It was an ordinary Saturday morning as 105.3 The Fan Cowboys insider Mike Fisher took inventory of the complement on the Cowboys charter to Cincinnati. Dallas at 6-6 and the Bengals at 7-5 were both chasing their respective division leaders for a spot in the playoffs.
The Cowboys, who ran a 3-4 defense under defensive coordinator Rob Ryan, were depleted at nose tackle with Jay Ratliff struggling with a groin injury and Sean Lissemore recovering from an ankle injury. Just about the only healthy true nose tackle was Brent, who still had not arrived for the team charter.
"I got a text from a colleague that said Josh Brent is in trouble," Fisher said. "And we kind of worked from there. And as I recall it, I think they made us get off the plane. I believe I was on the tarmac when a law-enforcement friend of mine texted me and said Josh Brent was in a car accident."
Not only was Brent in a car accident, but he was intoxicated. And not only was Brent driving the car at speeds upwards of 110 miles per hour in a 45 miles per hour zone, but his best friend, practice squad linebacker Jerry Brown, was with him and the only casualty of the accident.
From the tarmac, Fisher wanted to be right about something so tragic than first.
Said Fisher: "We're trying to be first, but you've got to be right. But, gosh, if you end up saying it was a left ankle twist when it was a right ankle twist, okay. We'll deal with that. That's okay. That happens. But you don't want to get this wrong. You don't want to report this prematurely. So, with a heavy heart and a really delicate approach to it and a careful approach to it, we broke that story live on The Fan while standing outside the team plane and continued to update until we got on the team plane and left."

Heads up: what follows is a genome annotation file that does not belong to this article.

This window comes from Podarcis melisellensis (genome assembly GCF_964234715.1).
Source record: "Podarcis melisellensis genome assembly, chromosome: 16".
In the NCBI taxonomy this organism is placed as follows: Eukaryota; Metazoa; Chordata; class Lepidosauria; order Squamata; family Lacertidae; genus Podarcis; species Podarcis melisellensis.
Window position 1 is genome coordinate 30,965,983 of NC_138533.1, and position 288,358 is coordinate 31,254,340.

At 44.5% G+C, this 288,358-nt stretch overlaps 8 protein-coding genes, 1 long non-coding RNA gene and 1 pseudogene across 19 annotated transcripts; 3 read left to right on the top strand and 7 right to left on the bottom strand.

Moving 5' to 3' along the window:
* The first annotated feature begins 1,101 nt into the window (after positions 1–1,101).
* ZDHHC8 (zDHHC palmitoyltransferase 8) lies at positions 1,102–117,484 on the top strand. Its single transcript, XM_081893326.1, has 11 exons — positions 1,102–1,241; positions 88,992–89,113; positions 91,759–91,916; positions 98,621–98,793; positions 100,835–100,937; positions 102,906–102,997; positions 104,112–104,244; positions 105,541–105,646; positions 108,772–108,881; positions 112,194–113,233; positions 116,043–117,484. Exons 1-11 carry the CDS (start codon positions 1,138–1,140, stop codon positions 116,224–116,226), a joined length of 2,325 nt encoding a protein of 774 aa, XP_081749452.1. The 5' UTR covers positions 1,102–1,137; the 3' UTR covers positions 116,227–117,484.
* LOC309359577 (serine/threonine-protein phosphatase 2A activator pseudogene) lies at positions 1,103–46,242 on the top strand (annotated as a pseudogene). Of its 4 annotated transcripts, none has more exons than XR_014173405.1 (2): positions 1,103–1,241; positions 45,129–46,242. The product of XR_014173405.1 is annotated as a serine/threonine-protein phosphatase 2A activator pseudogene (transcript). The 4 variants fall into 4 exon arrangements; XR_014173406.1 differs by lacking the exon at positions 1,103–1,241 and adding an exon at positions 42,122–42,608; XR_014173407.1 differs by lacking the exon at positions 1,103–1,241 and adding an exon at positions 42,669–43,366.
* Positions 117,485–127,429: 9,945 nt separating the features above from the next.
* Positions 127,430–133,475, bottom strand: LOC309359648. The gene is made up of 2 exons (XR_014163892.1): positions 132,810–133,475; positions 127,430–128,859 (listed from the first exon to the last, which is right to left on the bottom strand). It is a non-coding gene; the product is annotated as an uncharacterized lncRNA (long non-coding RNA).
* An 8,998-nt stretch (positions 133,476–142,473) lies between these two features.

Now, not only had the Cowboys virtually exhausted their complement of nose tackles, but they were playing with the dark cloud of grief hanging over their heads among the many gray clouds that hung over Paul Brown Stadium on Dec. 9, 2012.
Yet the Cowboys chose to let Brown's memory unite them for hopefully a solid December showing in a competitive run to the playoffs. A white 53 jersey with Brown on the back sat on the sideline throughout the game as a reminder to Dallas to play with courage.
The Cowboys came out of the gate with an 11-play, 61-yard drive that culminated in a 37-yard Dan Bailey field goal to establish a 3-0 lead. Only 4/11 of their previous opening drives that year ended with a score.
Cincinnati responded with a 70-yard drive that featured running back BenJarvus Green-Ellis getting 19 yards off the right side and receiver Marvin Jones going around left end for 37 yards. Quarterback Andy Dalton found receiver Andrew Hawkins for an 8-yard touchdown to help the Bengals pull ahead 7-3 with 6:49 in the first quarter.
When Dallas went three-and-out the next drive, the Bengals followed that up with another scoring drive. The four-point play difference was defensive end Jason Hatcher's sack of Dalton on third-and-4 from the Cowboys 5-yard line that made Cincinnati settle for a 25-yard Josh Brown field goal to go up 10-3 with 1:43 left in the first quarter.
After another sputtering Cowboys drive, the Bengals appeared to be on the prowl as they reached midfield in three plays. Fortunately for Dallas, the second-year signal caller out of TCU was picked off by cornerback Brandon Carr who returned the takeaway 37 yards to the Bengals 27-yard line. Dallas scored on a 1-yard DeMarco Murray rush up the middle to tie the game at 10-10 with 10:39 in the second quarter.
The Bengals scored on 3/4 of their first half drives, and their latest 66-yard drive ended with another field goal as Brown's 33-yard attempt gave Cincinnati a 13-10 lead before the halftime break, where they would come out of the tunnel with possession to start the second half. Just like the previous drives, Brown was kicking a field goal, this time of 25 yards to give the Bengals a 16-10 lead with 9:26 in the third quarter.
The Dallas offense was stalled and could not get any momentum, punting the ball away after a three-and-out to start the third quarter. Cincinnati capitalized with another Brown field goal, a 52-yarder to give the Bengals a 19-10 lead with 6:50 to play in the third quarter.